Category Archives: Ubuntu Studio

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Ubuntu-Studio vs DreamStudio

update! 3/2016

DreamStudio is no longer a complete distro.  It is now a package of applications available for Windows, Mac and Ubuntu and KXStudio.  It was last updated 10 months ago and is available on Sourceforge.  Dick MacInnes has let his domain names Celeum.com and dreamstudio.com expire.  I hope Dick is doing ok, with his, and his wife’s health issues.

 

Ubuntu-Studio is a very cool Linux distribution for folks who want to do audio, video, graphics, animation or other media production using open source software.  It uses a very utilitarian XFCE user interface.  This has the advantage of simplicity and lightweight overhead on processor chips, leaving muscle for DSP processes.  Ubuntu-Studio is a derivative of Ubuntu, a distribution for regular computing based upon  Debian, but much more user friendly.  Ubuntu-Studio is dependent only upon software with the same open source licenses that are available to regular Ubuntu.  As a result there are a bunch of programs, many of which are free, but not sufficiently liberally licensed, that are not natively included in the distribution, such as an .mp3 codec.  Many of these can be easily added, but are not available in the distribution itself Ubuntu-Studio

Ubuntu-Studio has the advantage of a large user base. Its release schedule is synchronized with its bigger brother Ubuntu.

DreamStudio from Celeum Technologies is a gorgeous media suite also based on Ubuntu, but it uses regular Ubuntu’s Unity user interface, which diehard Ubuntu users complain about, but once you learn the basics is incredibly intuitive, helping to get work done.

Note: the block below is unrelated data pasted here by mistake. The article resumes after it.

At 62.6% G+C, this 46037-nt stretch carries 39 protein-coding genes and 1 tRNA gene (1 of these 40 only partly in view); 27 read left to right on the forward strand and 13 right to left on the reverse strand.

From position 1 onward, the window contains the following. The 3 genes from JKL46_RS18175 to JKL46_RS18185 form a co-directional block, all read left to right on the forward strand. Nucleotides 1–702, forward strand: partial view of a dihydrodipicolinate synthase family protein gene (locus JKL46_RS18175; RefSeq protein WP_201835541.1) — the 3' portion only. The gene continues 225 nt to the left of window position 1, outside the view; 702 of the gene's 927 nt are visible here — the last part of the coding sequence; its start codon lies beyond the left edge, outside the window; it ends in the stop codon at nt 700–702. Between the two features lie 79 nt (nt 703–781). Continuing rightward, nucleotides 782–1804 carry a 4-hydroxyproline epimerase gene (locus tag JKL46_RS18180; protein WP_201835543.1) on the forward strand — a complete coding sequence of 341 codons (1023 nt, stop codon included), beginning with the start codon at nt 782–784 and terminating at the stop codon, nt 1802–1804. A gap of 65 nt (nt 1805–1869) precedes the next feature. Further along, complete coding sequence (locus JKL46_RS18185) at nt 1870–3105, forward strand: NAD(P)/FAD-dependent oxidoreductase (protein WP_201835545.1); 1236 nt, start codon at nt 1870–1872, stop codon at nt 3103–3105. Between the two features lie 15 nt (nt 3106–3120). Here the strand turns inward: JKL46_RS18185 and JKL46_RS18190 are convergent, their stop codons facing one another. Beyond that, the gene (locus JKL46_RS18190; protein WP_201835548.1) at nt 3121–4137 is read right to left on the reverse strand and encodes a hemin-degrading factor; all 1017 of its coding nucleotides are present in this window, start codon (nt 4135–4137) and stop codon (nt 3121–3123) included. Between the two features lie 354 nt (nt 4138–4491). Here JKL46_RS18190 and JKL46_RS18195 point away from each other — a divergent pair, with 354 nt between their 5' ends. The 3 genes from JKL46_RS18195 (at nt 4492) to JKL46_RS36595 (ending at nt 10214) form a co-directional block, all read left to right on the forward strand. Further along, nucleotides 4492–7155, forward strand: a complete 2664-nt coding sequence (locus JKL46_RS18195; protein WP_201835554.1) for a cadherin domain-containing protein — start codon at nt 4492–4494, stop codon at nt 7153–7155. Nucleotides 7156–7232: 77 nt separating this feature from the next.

Dreamstudio was a complete operating system distribution or “distro”.  which you would install on a blank machine or set up as a dual boot.  The last version was based upon ubuntu 12.04LTS, which is quite old.  The new version is a suite of programs that you overlay on a regular Ubuntu installation. This makes some sense, as the low latency kernel is now standard in Ubuntu 14.04 and later, so there is no need to dicker with replacing the kernel.

I have not tried the new suite yet, and will try this out when I have another machine to set up.  There are applications in the suite that can be complicated to set up properly, and I am sure that it will be a lot easier to get them all playing together using DreamStudio than trying to install them one by one.  I am not sure what happens when you install DreamStudio on UbuntuStudio instead of Regular Ubuntu.DreamStudio

Celeum Technologies is a tiny company in Saskatchewan, Canada run by musician/technical guru Dick MacInnes.  DreamStudio has no open source rules, as does Ubuntu Studio including best of the pack open source, commercial and free or limited license software where it makes for a better workstation.

DreamStudio is not updated as often as Ubuntu and is intended to be installed on  Ubuntu Long Term Support (LTS) releases.  Sometimes the releases are delayed a bit from the Ubuntu LTS release.  This is because DreamStudio is a labor of love for Dick, and he works on it among other demands on his time (performance, family, running a small business).  The craft he does during the long Saskatchewan winter nights may very well be worth it if you need the additional features and pretty interface.

The audio workstations in Ubuntu-Studio includes Audacity, a fine basic audio editor without the fine graphic control of levels in other editors, and ease of time dragging program elements.  Ardour, a full featured recording editor is also included.  Many people are afraid of Ardour because it won’t work until set up with jack2.  Fortunately, both  Ubuntu-Studio and DreamStudio have it already set up, so those headaches are gone.  It is still complex and powerful in the same class as Pro-Tools.

DreamStudio also comes with a demo version (upgradable to full version for $80) of Harrison MixBus 3 DAW that has full professional analog simulation with everything that a recording studio would want.  (You need a high quality multi-channel audio card to use it to full effect)  This is a SERIOUS audio editor which does not support compressed audio file formats, so have a big hard disk.  DreamStudio also comes with a host of professional video, animation, 2d and 3d graphics, film post edit, web design and other tools.  The list is amazing, and most are free, and the rest are affordably priced like MixBus 3 and Lightworks NLE award winning video editor.